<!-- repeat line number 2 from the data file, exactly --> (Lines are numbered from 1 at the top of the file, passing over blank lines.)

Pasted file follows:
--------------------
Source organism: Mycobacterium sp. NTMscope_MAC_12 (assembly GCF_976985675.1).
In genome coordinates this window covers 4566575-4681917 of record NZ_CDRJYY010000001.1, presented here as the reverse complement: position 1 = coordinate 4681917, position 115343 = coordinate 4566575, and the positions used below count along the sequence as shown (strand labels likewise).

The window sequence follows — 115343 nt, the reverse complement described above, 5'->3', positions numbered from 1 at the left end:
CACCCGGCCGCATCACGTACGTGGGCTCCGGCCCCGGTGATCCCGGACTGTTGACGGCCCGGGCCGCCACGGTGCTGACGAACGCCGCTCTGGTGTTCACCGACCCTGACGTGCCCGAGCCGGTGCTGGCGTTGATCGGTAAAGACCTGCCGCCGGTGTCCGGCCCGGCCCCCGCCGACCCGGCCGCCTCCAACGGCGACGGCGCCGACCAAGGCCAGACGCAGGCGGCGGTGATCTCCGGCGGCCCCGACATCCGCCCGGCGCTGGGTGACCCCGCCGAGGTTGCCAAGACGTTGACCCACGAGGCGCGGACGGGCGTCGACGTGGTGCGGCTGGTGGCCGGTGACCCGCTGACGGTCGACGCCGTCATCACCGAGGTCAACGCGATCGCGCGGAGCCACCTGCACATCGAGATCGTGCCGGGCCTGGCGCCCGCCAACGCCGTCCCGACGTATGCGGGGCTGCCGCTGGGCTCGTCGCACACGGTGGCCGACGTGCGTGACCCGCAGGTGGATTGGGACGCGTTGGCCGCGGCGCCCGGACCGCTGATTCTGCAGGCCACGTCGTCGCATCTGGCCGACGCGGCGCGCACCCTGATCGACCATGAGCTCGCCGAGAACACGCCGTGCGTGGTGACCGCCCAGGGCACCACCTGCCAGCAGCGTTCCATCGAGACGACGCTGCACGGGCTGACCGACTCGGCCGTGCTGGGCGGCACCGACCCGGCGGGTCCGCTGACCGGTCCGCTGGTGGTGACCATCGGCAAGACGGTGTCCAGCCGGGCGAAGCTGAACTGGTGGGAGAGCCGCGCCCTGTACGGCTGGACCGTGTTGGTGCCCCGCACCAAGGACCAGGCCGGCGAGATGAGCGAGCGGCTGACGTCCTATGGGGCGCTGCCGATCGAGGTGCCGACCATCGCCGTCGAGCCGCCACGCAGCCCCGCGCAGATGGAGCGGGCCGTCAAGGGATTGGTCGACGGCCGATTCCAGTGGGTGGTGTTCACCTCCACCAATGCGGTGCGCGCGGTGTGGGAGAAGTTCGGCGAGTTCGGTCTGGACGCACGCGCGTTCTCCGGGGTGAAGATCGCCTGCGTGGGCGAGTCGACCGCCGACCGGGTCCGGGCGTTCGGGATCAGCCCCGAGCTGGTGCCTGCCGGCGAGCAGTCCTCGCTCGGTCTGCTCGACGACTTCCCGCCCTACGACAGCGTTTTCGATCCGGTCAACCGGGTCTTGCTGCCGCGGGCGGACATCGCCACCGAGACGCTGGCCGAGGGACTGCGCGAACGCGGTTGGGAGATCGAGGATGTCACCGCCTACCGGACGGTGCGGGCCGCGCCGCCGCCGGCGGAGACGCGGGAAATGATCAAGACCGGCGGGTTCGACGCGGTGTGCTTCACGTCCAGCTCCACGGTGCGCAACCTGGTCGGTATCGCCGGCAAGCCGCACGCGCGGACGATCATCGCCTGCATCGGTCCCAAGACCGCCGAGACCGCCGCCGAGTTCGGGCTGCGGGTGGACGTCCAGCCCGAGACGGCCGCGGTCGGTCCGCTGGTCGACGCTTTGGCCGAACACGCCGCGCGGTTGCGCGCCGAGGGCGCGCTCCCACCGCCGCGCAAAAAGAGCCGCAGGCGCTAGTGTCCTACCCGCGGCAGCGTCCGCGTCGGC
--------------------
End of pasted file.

In genome coordinates this window covers 4566575-4681917 of record NZ_CDRJYY010000001.1, presented here as the reverse complement: position 1 = coordinate 4681917, position 115343 = coordinate 4566575, and the positions used below count along the sequence as shown (strand labels likewise).